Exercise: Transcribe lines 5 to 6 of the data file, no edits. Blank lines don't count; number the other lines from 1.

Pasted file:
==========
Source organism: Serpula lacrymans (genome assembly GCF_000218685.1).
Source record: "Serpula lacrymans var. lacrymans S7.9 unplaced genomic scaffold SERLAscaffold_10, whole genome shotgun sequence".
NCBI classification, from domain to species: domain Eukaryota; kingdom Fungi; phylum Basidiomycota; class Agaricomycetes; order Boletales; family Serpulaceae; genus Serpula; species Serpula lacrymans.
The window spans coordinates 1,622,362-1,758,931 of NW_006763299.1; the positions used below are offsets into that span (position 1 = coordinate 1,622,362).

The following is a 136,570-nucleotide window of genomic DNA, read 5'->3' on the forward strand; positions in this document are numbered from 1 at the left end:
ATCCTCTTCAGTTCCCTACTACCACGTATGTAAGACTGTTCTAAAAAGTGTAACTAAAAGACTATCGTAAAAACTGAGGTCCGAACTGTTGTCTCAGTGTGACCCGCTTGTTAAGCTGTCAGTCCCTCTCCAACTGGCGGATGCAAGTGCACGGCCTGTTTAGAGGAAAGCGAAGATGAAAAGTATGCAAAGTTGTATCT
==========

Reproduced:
The following is a 136,570-nucleotide window of genomic DNA, read 5'->3' on the forward strand; positions in this document are numbered from 1 at the left end:
ATCCTCTTCAGTTCCCTACTACCACGTATGTAAGACTGTTCTAAAAAGTGTAACTAAAAGACTATCGTAAAAACTGAGGTCCGAACTGTTGTCTCAGTGTGACCCGCTTGTTAAGCTGTCAGTCCCTCTCCAACTGGCGGATGCAAGTGCACGGCCTGTTTAGAGGAAAGCGAAGATGAAAAGTATGCAAAGTTGTATCT